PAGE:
Common dolphin

Common name: Common dolphin
Scientific name: Delphinus delphis

Habitat Directive: Annex IV. MED Conservation Status: Unfavourable-Bad).

IUCN Red List: Least concern (LC), at global level. In the mediterrenean, it is ‘Endangered’ and it is declining.

Sighting possibilities
Widely distributed, the species prefers warm-temperate waters. There are populations that live mainly in pelagic waters and others that are more coastal, where they are more exposed to human activities. The species is historically present throughout the Mediterranean, but it has suffered a general decline over the last 40-50 years. The most abundancy density is registered in the Alboran Sea, the westernmost portion of the Mediterranean (between Spain and Marocco), in the Gulf of Corinth, in the northern and eastern portion of the Aegean Sea and along the coasts of Israel. In Italy, where it is no longer a common species, two sub-population (Ischia and Lampedusa islands) are registered with less than 250 species, while its sightings in the Ligurian-Provencal basin are quite rare.

How to recognise it at sea
Size: 1,5-2 meters of length, maximum weight of 1 quintal in adulthood.
It swims gracefully and quickly, given its tapered build. It is characterised by an ochre-yellow colouration of the flanks and a characteristic hourglass-like pattern on the sides. The dorsal fin is falcate, under which a dark grey-black triangle with a downward point is visible. In some areas of the Mediterranean, it is possible to sight it in mixed groups with striped dolphins, where the two species can be distinguished by the different colour on the flanks. Dives can last up to eight minutes, reaching depths of 250-280 metres. Highly intelligent and social, common dolphins often enjoy playing with each other, making large jumps, even taking advantage of waves generated by boats or large whales to swim with less effort. They are among the fastest cetaceans, capable of maintaining 40 km/h for short distances.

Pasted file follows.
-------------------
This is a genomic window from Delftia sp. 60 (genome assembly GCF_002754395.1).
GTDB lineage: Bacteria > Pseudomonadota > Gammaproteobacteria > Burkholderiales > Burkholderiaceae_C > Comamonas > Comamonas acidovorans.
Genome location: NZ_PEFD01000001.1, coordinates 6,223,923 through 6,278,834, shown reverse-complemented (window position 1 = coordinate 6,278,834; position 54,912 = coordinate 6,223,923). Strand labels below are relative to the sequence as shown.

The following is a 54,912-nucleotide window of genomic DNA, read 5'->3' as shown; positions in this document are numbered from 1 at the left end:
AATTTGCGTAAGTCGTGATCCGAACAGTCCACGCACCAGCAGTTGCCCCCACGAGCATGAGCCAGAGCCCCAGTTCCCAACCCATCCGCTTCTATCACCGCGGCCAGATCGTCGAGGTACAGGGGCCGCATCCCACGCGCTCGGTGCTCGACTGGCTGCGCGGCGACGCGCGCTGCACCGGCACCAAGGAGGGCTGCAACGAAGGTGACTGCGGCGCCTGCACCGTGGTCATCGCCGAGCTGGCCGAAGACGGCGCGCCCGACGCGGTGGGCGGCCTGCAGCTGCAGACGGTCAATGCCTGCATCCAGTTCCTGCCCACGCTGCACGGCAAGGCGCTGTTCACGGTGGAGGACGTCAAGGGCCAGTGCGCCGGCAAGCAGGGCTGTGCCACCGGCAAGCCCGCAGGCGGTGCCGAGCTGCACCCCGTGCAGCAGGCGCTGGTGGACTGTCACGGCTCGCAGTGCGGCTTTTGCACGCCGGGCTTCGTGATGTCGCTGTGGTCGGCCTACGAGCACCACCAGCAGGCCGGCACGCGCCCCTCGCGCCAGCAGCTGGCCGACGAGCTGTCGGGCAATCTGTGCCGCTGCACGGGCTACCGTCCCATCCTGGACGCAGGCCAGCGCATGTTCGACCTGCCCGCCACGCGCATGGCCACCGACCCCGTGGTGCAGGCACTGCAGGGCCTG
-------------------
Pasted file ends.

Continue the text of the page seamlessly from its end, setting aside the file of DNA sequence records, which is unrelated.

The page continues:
Biological notes
It is an odontocete cetacean belonging to the family Delphinidae. It has a varied diet, opportunistic, with a preference for pelagic fish (sardines, anchovies, etc..) and a daily requirement of 5-6 kg of food. Hunting is typically conducted in groups, together with other individuals of the same species, near the surface. Females reach sexual maturity at 6-7 years, males at 5-12 years. Mating takes place in summers, followed by a gestation of 11 months, with the birth of a young of 10 kg and 80 cm. Weaning is about 14-19 months, during which time the young learn to hunt and behave while observing adults. It is a gregarious animal that lives in groups of varying sizes depending on habitat and food availability: generally, coastal ones are the smallest, while the most numerous are typical of pelagic or escarpment areas, even reaching groups of several hundred individuals in some areas of the Mediterranean. The average lifespan of these marine mammals is 40 years.


  • Common dolphins are extremely vocal and sometimes their squeaks and whistles can be heard from the water or through the hull of a boat. These whistles are thought to provide identification information similar to a name. It takes about 1 year for a baby to learn its characteristic whistle.
  • They are very active and acrobatic, able to jump up to 3 metres out of the water.
  • Cases of hybridisation between stenellas and common dolphins have been observed.